Interviewing Dr. Preecha Tiewtranon – Thailand’s Pioneer of Sex Reassignment Surgery


I recently interviewed Dr. Preecha Tiewtranon, the first surgeon to perform gender reassignment surgery in Thailand in 1975 for Roadbook.

A 1965 graduate of Chulalongkorn University, Tiewtranon had studied surgery in the US for eight years. When he returned to work at the renowned Thai university’s plastic surgery unit, he was shocked to see countless transgender patients who had been mutilated by unqualified doctors. He developed his own surgical procedure and has since changed the lives of thousands of patients.

“When I first started off at Chulalongkorn University as a surgeon, I did many corrective surgeries. These are very difficult to perform because of the lack of available tissue. I sat down with the psychiatry department. They told me that they saw a lot of patients who were ready for the operation, but that they couldn’t refer them to a surgeon.”

In 1970s Thailand, transgenders were not well understood.

“Statistics tell us that one out of 30.000 men want to be women, and one out of 100.000 women want to be men. That’s the same the world over. At first, Thai society considered them as psychopaths, as dirty, hiding in the dark to grab the men. They worked as prostitutes. People generally looked down on trans. But after I started operating, that image gradually changed. In the early days, my patients were often working class – beauticians and dress makers. Nowadays, I operate fellow doctors, bankers and engineers. On a family level too, things are easier now. These days, parents take their children for advice on hormones. If you take the hormone early, the transition will be more feminine.”

The first international clients showed up in the early 1980s.

“Communication was a major challenge. At first Scandinavians, Germans, Italians and Spaniards would get in touch, usually by fax. American clients also made inquiries. There were only ten or so well qualified surgeons in the world who could perform modern sex reassignment surgery safely. The US and Serbia produced brilliant doctors. Here in Thailand, most of the surgeons were my students.”

Dr. Preecha and his colleagues set up associations who meet regularly around the world to exchange information on surgical procedures. He is the director of the largest such organization in Asia – Asia PATH (, which was established to explore and document the best practices leading to health-for-all for Asia’s transgender and gender diverse people, taking local barriers and policies across the region into consideration.

“Psychiatrists, social workers, endocrinologists and surgeons get together to find solutions to the challenges a transgender client is likely to face.”

By the early 2000s, Dr. Preecha began to connect with patients from the Middle East.

“I remember my first Iranian patient very well. She asked her local Ayatollah what to do. She told him that God had given her the wrong body which made her confused. The Ayatollah told her that if she was confused, she would not be able to serve God and it was best to go see a doctor and change. It’s not that easy for the Saudis. They leave home dressed as a man. They arrive in Bangkok dressed as a woman. When they go home, they dress like a man again. Even as they can’t live as transgender people in public, they’re happy. The part of their body which they so disliked is gone.”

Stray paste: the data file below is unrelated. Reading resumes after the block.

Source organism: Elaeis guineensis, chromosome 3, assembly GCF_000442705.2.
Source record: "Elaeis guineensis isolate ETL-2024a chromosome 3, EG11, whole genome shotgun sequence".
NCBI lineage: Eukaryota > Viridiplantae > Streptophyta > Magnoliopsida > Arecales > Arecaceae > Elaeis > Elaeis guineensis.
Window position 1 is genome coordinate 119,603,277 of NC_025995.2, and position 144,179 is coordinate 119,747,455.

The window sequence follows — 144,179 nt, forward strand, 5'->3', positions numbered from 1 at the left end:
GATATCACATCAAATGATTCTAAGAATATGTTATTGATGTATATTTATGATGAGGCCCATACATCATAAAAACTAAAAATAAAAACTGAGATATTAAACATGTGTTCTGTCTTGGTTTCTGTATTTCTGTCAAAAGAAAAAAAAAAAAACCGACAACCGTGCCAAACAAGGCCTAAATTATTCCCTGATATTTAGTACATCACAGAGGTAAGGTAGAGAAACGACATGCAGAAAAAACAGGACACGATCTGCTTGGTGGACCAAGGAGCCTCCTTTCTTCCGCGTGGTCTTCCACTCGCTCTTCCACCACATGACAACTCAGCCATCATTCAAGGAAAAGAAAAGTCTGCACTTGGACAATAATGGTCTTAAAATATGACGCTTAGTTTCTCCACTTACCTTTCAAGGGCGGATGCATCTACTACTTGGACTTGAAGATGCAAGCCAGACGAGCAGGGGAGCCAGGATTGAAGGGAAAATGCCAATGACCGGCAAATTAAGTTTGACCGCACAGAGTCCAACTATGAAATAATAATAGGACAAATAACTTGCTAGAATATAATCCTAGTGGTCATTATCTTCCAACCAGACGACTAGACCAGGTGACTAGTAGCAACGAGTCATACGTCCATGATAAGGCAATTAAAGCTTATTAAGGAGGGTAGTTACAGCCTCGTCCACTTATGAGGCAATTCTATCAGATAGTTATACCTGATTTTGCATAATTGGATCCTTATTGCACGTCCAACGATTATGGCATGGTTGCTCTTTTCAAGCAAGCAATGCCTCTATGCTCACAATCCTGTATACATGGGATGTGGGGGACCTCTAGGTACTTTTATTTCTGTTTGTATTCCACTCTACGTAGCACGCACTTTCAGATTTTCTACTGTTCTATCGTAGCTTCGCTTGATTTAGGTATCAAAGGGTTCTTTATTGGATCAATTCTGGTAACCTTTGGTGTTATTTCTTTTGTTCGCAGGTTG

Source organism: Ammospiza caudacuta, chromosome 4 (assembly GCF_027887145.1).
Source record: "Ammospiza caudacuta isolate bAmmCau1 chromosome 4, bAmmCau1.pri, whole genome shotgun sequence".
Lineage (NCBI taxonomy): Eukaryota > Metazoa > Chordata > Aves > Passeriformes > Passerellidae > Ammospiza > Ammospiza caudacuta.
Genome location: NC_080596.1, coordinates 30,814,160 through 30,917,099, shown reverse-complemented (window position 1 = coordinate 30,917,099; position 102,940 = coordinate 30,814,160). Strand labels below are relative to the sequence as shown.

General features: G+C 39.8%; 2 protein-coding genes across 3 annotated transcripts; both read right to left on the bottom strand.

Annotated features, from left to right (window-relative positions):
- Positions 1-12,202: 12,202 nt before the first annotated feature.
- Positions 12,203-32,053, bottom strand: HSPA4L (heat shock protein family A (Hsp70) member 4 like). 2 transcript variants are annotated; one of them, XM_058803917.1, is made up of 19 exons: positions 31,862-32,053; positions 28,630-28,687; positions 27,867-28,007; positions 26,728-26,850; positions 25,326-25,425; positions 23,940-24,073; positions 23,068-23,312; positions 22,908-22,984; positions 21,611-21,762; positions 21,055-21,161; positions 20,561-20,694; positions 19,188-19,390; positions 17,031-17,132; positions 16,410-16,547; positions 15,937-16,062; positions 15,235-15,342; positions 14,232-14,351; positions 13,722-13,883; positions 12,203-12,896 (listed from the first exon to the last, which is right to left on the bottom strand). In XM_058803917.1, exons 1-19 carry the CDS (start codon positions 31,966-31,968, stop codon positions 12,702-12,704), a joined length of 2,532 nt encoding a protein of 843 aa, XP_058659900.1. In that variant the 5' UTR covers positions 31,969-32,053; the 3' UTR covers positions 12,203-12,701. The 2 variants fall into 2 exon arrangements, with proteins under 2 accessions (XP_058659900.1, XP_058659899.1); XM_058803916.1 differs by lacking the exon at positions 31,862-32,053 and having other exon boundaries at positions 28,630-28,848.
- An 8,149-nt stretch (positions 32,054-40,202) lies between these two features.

As more and more surgeons are trained for SRS and meet in conferences, techniques have notably improved.

“Doctors have to be able to separate the urethra, prostrate and bladder from the rectum and go deep into the peritonium, the membrane that prevents the intestines to come out, to create a vagina. It is very difficult to correct this procedure if something goes wrong. Nowadays we make modifications with bits of intestines, rather than with skin grafts. We use a scope to deliver the intestine into the cavity, so that patients don’t scar on their bellies. The intestine also has the advantage of lubrication and elasticity. We have really refined out techniques to offer more sensation, better shape and better outside appearance.”

Today, Dr. Preecha, who heads PAI, Bangkok’s premier private aesthetic plastic surgery center, is a legend in a continuously growing industry.

“In 1978, I set up a course at Chulalongkorn that is running to this day. Back then, I worked five or six days a week, one operation a day. Now there are about twenty specialists in Thailand. The procedure has become much more accessible.”

Sex reassignment surgery is affordable in Thailand.

“Thai people can either go to a public hospital like Chulalongkorn and pay no more than 50.000 Baht. At a private clinic with senior surgeons, the surgery will cost 100.000 to 150.000 Baht. Foreigners pay around 9.000US$. It’s a growth industry – we currently get more and more patients from India, Indonesia and China.”

Dr. Preecha is proud of his trailblazing work.

“I have changed the lives of many people for the better. My work has alerted politicians to the fact that transgender people are here to stay. Fifteen years ago, a Japanese doctor removed a patient’s testicles and was sent to jail. Now Japan has its own SRS surgeons. China is finally getting up to speed as well, legalizing the procedure and training specialists. I am very happy more and more governments and organizations understand the situation of transgender people in legal, social and healthcare terms. There is greater acceptance.”